on September 17 2018 at 3:09 p.m.
Jamie Casap's comments about designing the grocery store experience reminded me of the importance of paying attention to the broader design context of our work. I'm excited to share our new framework that highlights the importance of using experiences, cultures, etc, when designing courses or instructional settings.
October 17, 2018
I was reminded of the same thing while at the Cirque du Soleil show last night. What they have designed for us was an experience - in every sense of the word. Powerful, moving and just beautifully put together. I wonder how many discussions about educational design think of it as designing an experience not just a process.
I like how the walk from the hotel lobby to the escalators for the conference room has "choose your own experience:" you can either walk through the casino or through the secret side hall and feel more business-y. Anyone else notice this?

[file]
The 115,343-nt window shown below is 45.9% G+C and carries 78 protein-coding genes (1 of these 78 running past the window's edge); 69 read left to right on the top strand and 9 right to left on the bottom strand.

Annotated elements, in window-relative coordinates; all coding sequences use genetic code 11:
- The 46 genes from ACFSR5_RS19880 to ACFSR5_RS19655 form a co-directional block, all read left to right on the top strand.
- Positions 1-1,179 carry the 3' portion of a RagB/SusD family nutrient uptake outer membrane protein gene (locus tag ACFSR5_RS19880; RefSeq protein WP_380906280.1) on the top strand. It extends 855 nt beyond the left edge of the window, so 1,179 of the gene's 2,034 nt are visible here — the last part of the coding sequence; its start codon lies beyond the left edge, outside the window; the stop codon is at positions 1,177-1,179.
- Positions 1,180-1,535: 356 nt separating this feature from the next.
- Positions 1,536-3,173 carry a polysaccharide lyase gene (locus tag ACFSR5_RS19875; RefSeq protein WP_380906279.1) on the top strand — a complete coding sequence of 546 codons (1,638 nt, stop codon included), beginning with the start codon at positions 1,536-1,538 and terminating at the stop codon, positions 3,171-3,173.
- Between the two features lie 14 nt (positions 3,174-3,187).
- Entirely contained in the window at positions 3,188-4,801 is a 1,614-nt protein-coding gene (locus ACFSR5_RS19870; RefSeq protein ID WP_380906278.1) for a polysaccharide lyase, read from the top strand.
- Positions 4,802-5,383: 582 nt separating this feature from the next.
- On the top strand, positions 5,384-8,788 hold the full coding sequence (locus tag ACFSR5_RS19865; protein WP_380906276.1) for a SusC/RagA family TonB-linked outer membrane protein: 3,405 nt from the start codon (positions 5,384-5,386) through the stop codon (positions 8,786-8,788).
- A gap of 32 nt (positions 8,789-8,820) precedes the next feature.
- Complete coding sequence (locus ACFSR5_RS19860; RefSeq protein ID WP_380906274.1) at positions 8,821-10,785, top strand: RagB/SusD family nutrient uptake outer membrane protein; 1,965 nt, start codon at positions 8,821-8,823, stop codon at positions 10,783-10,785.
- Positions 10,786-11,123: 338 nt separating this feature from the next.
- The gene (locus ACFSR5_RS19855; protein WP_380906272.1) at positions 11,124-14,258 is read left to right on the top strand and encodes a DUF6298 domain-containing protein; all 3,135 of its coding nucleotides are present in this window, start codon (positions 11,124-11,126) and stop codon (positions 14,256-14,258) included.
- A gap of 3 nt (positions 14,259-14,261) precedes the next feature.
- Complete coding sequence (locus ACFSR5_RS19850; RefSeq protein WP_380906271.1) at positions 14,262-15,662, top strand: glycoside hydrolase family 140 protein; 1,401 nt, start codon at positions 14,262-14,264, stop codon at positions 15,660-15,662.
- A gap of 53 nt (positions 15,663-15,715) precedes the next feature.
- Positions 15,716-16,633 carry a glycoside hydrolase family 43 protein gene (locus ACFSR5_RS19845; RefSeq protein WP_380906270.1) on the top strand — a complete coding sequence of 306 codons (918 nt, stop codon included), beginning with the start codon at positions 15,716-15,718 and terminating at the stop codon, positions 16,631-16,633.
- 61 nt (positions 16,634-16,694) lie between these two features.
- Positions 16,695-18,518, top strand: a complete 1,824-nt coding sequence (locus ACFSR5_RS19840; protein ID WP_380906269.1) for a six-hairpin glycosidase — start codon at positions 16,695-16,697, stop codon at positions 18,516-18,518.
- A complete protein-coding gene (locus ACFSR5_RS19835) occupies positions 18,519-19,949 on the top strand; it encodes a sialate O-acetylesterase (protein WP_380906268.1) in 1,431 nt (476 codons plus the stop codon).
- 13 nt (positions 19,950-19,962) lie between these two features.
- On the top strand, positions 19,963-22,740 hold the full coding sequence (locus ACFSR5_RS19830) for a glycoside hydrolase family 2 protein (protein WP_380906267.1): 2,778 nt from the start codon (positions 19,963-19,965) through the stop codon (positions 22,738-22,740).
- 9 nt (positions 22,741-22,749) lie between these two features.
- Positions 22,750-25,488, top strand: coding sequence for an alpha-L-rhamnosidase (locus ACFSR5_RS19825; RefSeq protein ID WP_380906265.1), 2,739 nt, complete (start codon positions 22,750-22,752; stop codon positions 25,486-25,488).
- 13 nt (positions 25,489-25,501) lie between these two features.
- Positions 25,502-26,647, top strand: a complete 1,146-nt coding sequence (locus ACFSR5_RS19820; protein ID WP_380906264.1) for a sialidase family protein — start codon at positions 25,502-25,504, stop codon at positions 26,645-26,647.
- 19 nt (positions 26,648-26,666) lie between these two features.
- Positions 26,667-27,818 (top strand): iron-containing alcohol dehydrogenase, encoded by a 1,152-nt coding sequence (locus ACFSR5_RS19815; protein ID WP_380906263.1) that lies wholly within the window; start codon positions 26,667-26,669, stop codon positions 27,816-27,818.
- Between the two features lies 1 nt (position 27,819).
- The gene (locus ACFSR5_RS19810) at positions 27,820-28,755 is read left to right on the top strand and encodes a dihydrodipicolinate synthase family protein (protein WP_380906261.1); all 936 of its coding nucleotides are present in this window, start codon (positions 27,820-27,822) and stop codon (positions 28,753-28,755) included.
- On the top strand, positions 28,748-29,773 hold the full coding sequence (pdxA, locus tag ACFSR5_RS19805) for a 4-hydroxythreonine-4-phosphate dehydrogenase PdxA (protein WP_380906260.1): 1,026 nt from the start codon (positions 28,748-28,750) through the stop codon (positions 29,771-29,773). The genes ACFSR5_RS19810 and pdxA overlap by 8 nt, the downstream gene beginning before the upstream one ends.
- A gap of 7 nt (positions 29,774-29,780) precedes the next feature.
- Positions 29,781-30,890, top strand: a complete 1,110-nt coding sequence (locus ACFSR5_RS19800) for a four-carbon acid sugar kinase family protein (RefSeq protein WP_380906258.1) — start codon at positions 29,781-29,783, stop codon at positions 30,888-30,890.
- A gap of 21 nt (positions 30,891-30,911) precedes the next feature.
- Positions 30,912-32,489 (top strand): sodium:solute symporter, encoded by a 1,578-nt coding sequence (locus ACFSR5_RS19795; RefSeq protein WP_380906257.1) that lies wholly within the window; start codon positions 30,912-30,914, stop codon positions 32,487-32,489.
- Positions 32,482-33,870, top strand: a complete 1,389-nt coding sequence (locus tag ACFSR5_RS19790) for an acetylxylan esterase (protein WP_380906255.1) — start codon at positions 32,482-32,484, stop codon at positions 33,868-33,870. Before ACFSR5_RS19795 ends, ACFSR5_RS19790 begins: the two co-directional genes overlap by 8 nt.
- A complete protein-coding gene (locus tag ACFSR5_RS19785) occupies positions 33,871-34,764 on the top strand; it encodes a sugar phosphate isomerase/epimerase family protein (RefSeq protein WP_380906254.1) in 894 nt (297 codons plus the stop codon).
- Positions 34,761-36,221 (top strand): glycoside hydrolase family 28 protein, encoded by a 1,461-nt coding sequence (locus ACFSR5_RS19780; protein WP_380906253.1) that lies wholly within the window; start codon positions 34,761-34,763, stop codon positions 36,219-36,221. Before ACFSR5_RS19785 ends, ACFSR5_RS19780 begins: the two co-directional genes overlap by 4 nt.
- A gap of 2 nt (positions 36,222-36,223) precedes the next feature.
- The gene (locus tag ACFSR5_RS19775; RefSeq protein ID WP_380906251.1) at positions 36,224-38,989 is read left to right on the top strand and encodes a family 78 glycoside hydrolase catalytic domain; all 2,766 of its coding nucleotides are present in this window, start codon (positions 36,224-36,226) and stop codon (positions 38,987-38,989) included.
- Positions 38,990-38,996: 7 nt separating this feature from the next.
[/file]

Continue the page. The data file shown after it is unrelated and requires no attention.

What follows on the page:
October 17, 2018
in reply to Punya Mishra
Well Las Vegas is an excellent example of deliberate design - not necessarily of ethical design. Everything (and I mean everything) around here is crafted to take advantage of our psychological weaknesses. So I am glad that there is at lease ONE option to sidestep the never-ending assault on our senses.
I think the model of 5 discourses of design we are presenting is a good fit for the e-learn/ID community, providing a broader framework within which elearning / instructional design functions.
Yea, so much of what we have been talking about here centers on the broader context of education--cultural trends, problem solving, etc. We are going to have to be more creative as we design learning systems for problem solving, creativity, etc. We need to crack open how we design so we can meet the needs of today's learners.
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